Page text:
Senate defense appropriators support DoD space request, propose ‘tactical responsive launch’ program
The SAC-D fully funded the $1.2 billion request for the National Security Space Launch program.
The intelligence community and the DoD agreed to align U.S. Space Command and the NRO into a unified defense structure.
The committee cited concerns about the "turmoil surrounding the Space Development Agency."
The House and Senate voted in support of a space service to be nested inside the Air Force, but much still remains unresolved.
Several provisions in the markup address space procurement policy and assign specific tasks to the Space Development Agency.
The small launch amendments made it into the SASC markup that the committee voted in a closed session May 22 to advance to the Senate floor.
The HAC notes that the decision to not back the $72 million request should not be read as a complete rejection of the idea of establishing a Space Force.
House appropriators would block funding for the Space Development Agency pending a report on SDA's future projects and roles.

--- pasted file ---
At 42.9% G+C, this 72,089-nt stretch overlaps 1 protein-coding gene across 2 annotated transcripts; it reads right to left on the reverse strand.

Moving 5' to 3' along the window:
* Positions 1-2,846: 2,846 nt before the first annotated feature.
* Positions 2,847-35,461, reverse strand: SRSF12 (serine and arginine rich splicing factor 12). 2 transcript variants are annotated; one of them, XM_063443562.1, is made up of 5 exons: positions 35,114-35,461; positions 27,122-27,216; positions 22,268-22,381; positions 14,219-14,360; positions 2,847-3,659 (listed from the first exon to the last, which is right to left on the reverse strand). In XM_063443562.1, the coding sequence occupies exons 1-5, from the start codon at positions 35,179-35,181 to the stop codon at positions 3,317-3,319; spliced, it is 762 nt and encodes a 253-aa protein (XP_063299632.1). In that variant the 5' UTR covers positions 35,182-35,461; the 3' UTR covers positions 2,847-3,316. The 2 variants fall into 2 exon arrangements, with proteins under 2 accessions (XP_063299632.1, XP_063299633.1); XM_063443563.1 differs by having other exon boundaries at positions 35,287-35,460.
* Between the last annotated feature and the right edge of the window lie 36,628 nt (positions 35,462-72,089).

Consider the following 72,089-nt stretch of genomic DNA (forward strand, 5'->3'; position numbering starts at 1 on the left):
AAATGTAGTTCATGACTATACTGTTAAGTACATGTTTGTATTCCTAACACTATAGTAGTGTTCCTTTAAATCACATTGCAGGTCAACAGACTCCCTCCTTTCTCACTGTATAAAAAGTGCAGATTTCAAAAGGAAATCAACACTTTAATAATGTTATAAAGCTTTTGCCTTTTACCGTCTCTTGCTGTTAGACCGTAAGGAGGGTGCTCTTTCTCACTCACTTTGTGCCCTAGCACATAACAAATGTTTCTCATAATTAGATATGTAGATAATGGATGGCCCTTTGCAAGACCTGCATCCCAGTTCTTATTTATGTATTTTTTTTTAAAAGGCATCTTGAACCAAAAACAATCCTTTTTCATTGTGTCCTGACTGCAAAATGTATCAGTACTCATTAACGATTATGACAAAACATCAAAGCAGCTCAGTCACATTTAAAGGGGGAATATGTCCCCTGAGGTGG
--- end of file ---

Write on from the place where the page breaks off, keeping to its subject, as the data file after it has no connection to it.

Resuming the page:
Defense appropriators complained about a lack of information despite efforts by Pentagon officials to brief lawmakers and staffs since the proposal was rolled out in late February.
The United States should do more to protect its space systems and build capabilities as a form of deterrence, experts said.
Moore’s Law has come home to roost in the space business. Taking seven to 10 years to develop and deploy operational space systems is no longer efficient nor acceptable.
A letter sent to Shanahan questions DoD's decision to shift missions away from the Air Force Space and Missile Systems Center.
Shanahan said the top priorities in DoD space reorganization are U.S. Space Command and the Space Development Agency.
In a letter to Shanahan, lawmakers point out New Mexico is home to dozens of space-focused government and private sector organizations.
Lawmakers are raising concerns about the cost and the rationale for a Space Force.